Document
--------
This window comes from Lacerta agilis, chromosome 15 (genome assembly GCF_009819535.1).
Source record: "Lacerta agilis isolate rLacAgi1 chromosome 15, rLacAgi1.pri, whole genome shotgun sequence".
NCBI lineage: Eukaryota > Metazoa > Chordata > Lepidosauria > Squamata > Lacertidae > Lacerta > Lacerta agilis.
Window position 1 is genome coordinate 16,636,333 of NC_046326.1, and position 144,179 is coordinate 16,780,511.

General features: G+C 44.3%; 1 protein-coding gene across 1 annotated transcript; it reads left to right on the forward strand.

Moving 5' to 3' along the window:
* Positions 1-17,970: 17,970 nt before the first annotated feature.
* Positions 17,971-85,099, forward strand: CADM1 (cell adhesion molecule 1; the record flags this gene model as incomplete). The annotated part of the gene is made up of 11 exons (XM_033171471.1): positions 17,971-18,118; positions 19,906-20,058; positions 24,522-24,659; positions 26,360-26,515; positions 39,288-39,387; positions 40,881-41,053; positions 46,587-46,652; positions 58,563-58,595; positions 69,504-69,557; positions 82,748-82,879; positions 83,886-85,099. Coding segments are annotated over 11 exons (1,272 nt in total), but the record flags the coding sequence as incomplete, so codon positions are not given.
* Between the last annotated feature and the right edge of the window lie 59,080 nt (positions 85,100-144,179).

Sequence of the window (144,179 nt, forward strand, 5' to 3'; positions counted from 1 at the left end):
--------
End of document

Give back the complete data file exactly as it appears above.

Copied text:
This window comes from Lacerta agilis, chromosome 15 (genome assembly GCF_009819535.1).
Source record: "Lacerta agilis isolate rLacAgi1 chromosome 15, rLacAgi1.pri, whole genome shotgun sequence".
NCBI lineage: Eukaryota > Metazoa > Chordata > Lepidosauria > Squamata > Lacertidae > Lacerta > Lacerta agilis.
Window position 1 is genome coordinate 16,636,333 of NC_046326.1, and position 144,179 is coordinate 16,780,511.

General features: G+C 44.3%; 1 protein-coding gene across 1 annotated transcript; it reads left to right on the forward strand.

Moving 5' to 3' along the window:
* Positions 1-17,970: 17,970 nt before the first annotated feature.
* Positions 17,971-85,099, forward strand: CADM1 (cell adhesion molecule 1; the record flags this gene model as incomplete). The annotated part of the gene is made up of 11 exons (XM_033171471.1): positions 17,971-18,118; positions 19,906-20,058; positions 24,522-24,659; positions 26,360-26,515; positions 39,288-39,387; positions 40,881-41,053; positions 46,587-46,652; positions 58,563-58,595; positions 69,504-69,557; positions 82,748-82,879; positions 83,886-85,099. Coding segments are annotated over 11 exons (1,272 nt in total), but the record flags the coding sequence as incomplete, so codon positions are not given.
* Between the last annotated feature and the right edge of the window lie 59,080 nt (positions 85,100-144,179).

Sequence of the window (144,179 nt, forward strand, 5' to 3'; positions counted from 1 at the left end):